New Zealand’s Conservative government has released its first annual report on its New Zealand Emissions Trading Scheme (NZ ETS), and the general assessment is that it is working well. In the report, released August 1st, climate minister Nick Smith implied that he was pleased with how smoothly the scheme is progressing in achieving its twin goals of reducing emissions and promoting low carbon investment in forestry and cleantech. “This report shows the ETS is working as intended, that the implementation has gone smoothly, and that New Zealand is now on target to meet its Kyoto obligations,” said Smith.
Going forward, however, the New Zealand government faces significant challenges surrounding its openness to international carbon trading. The NZ ETS also requires an increased political commitment before it has any discernable impact on low carbon investment decisions in New Zealand.
With the review panel due to release its recommendations over the coming weeks; it seems timely to look at how successful the NZ ETS has been since its inception. Before proceeding, it is important to clarify which issues were up for review. These issues include:
- The tightening of the scheme post-2012;
- The inclusion of waste-and-refrigerant and agricultural sectors from 2013 and 2015 respectively; and
- Whether New Zealand is acting too aggressively or too timidly on emission cuts.
So Far So Good
The abovementioned report released on Monday revealed a marked increase in business support of the NZ ETS, with submissions to the review panel showing 63% of businesses were now in favour of it, compared to 78% being opposed to the scheme two years ago. The skepticism towards emissions trading is somewhat understandable in light of some bad press from Europe’s established scheme.
The champions of emissions trading have had to contend with somewhat chequered outcomes: oversupply of allowances, accusations of windfall profits and instances of criminality (in the form of VAT fraud and sophisticated phishing scams) have left many proponents of the European Emissions Trading System (EU ETS) feeling a little bewildered and let down. To date, New Zealand has avoided these problems.
The Challenges of International Trading
The government’s glowing appraisal fails to include all the challenges that their tiny trading system will face. Perhaps the most critical problem concerning the NZ ETS is its willingness to partake in the international trading regime.
The decisions from both the and the European Commission on industrial gas Clean Development Mechanism (CDM) projects involving reductions of hydrofluorocarbon-23 (HFC-23) and nitrous oxide from adipic acid plants are set to radically reconfigure the global market for offsets. The European Commission has proposed a ban to come into force from January 1st 2013.
The Meth Panel (a group of technical experts who give strategic advice to the CDM Executive Board) recently met and made recommendations regarding methodology AM0001 for HFC-23 projects. If these recommendations are ratified it will lead to a 50% reduction in Credit Emission Reductions (CERs) originating from HFC-23 projects post-2012. According to the Meth Panel this will reduce the total issuance of HFC-23 CERs to 634 million for the renewed crediting periods (see chart below). None of this output would be eligible for use in the EU ETS. New Zealand is currently the only established market place for these decreasingly relevant CERs.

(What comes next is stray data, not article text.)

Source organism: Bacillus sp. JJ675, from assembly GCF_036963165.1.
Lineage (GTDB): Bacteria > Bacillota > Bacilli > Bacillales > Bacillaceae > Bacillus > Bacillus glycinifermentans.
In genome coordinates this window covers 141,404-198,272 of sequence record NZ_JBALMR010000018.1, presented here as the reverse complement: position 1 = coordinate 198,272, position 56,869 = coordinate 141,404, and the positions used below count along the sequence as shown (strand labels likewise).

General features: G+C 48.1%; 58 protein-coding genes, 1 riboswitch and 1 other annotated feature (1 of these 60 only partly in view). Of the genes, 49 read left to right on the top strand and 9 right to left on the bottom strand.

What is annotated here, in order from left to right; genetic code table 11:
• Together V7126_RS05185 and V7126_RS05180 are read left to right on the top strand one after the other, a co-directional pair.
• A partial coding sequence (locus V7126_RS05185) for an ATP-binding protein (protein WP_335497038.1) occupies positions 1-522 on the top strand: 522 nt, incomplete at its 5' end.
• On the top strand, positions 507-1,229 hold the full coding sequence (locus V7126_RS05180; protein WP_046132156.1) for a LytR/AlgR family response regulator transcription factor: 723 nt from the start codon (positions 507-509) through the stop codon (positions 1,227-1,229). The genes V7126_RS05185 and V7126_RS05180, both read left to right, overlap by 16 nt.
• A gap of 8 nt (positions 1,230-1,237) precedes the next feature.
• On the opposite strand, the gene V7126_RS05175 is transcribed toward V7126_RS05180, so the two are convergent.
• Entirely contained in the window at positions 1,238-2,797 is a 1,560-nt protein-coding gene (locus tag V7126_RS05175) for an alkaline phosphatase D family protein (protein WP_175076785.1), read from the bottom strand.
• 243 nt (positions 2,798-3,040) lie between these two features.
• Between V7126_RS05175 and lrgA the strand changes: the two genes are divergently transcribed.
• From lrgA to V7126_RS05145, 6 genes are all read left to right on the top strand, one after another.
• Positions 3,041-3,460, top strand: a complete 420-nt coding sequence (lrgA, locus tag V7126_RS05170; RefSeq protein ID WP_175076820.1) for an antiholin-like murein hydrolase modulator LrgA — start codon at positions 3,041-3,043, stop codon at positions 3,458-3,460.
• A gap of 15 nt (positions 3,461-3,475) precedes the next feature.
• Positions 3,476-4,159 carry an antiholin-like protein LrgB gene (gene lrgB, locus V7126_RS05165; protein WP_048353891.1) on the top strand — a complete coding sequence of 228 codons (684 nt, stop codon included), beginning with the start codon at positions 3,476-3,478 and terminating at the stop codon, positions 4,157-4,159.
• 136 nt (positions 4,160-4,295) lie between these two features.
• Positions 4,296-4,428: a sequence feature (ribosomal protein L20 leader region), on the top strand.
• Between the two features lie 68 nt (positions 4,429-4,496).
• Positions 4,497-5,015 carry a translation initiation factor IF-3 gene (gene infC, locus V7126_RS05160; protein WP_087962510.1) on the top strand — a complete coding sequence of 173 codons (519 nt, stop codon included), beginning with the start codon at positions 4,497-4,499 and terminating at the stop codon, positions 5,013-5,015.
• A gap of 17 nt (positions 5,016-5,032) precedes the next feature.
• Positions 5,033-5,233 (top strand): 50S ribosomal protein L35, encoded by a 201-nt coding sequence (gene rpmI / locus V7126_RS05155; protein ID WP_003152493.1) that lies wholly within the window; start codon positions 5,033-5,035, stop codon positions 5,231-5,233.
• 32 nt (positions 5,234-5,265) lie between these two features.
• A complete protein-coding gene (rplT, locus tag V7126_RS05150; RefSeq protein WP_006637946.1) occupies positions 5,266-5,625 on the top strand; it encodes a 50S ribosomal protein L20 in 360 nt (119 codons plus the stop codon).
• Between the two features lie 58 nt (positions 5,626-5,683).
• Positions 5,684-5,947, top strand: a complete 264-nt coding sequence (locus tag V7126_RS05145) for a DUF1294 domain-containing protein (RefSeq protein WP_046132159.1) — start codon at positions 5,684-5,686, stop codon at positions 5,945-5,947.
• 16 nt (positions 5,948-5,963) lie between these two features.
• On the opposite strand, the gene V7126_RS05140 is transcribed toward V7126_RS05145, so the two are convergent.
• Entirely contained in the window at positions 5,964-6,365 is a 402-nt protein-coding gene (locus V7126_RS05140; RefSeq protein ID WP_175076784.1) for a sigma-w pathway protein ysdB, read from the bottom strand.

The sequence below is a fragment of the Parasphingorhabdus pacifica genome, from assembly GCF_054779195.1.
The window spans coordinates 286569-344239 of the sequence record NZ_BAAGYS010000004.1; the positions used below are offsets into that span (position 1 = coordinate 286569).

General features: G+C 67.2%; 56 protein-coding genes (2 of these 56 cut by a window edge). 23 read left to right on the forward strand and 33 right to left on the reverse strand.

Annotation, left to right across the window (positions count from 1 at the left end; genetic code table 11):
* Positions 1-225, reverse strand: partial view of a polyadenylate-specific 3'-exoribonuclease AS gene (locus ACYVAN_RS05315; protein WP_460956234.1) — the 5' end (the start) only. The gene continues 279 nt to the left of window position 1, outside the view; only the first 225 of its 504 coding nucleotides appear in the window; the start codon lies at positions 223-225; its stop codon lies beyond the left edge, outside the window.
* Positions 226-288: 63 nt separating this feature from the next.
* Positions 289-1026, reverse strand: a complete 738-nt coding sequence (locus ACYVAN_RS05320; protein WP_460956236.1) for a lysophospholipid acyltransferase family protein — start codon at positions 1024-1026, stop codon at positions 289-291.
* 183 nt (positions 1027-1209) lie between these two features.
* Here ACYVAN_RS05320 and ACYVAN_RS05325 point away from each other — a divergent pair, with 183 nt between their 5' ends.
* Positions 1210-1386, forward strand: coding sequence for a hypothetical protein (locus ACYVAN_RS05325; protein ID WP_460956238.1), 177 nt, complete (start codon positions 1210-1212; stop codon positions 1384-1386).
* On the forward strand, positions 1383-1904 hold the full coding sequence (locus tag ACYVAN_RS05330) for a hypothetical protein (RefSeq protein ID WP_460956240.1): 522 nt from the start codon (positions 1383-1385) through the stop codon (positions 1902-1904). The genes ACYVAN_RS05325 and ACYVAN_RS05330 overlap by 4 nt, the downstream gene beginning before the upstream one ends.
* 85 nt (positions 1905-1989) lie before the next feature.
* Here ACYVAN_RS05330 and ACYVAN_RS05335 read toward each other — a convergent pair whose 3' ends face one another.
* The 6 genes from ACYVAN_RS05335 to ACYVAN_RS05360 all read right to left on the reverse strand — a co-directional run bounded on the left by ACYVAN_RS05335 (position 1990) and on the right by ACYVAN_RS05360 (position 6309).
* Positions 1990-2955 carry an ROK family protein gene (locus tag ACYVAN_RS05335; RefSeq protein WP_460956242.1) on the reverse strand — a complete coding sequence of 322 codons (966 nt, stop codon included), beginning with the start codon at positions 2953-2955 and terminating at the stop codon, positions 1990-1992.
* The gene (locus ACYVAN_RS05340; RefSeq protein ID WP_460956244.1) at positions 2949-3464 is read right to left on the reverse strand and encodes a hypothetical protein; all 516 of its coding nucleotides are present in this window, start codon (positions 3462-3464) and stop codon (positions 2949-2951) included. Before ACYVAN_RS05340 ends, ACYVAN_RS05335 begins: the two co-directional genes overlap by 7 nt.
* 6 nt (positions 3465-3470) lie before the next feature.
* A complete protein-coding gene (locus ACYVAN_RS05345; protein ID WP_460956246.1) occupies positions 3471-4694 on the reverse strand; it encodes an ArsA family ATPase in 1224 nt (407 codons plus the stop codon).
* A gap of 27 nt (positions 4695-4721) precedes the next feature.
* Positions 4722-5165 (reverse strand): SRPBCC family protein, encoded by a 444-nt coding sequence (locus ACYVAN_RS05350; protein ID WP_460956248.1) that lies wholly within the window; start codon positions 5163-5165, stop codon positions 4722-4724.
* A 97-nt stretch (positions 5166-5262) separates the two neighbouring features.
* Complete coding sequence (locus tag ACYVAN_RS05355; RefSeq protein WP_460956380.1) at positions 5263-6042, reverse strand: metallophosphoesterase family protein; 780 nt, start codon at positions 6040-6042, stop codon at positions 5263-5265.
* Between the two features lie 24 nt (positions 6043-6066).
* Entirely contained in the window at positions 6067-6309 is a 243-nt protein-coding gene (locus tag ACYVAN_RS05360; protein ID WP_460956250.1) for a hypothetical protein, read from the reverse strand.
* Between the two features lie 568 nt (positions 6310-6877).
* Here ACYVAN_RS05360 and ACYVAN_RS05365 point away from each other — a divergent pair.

Industrial gases currently comprise 68.4% of CER output to date. Disturbingly, regulated entities within the NZ ETS are allowed virtually unlimited use of CERs to meet their compliance. These industrial gas CERs could soon overshadow the New Zealand market, since post-2012 it will be the only established marketplace for industrial gas CERs. If the review panel ignores this issue and does not ban industrial gas CERs in-line with the EU ETS, the effects could be disastrous. Considering the review panel has limited trading experience, one can only hope they listen to NZ ETS market participants.
A Victim of Short-termism
Moreover, of fundamental concern is the short-termism of their governance. The purported success of the NZ ETS needs to be tempered. The NZ ETS in its current form is largely immaterial: the successes are a result of their renewable energy standards and booming logging prices from Chinese demand (which has caused a forestry boom in New Zealand), rather than their price on carbon.
New Zealand has made it clear that it has no intention of leading on emission cuts, but rather it has advocated a “follow the leader” approach. The country’s position is somewhat understandable considering their reliance on agriculture – the country’s mainstay revenue generator – which faces huge technological barriers to reducing methane emissions and is subject to intense international competition. However, there needs to be a paradigm shift in regulatory efforts if New Zealand is to incentivize and ensure the development of cleantech. To achieve this, the NZ ETS needs to be linked to federally regulated carbon budgets.
Although New Zealand does not intend to lead on the international stage, this does not negate the need for long-term low carbon development. Until New Zealand adopts a green growth strategy, like that articulated by the recently formed lobby group Pure Advantage, New Zealand’s economic and environmental performance will continue to slide, and with it a great opportunity to generate wealth worth having.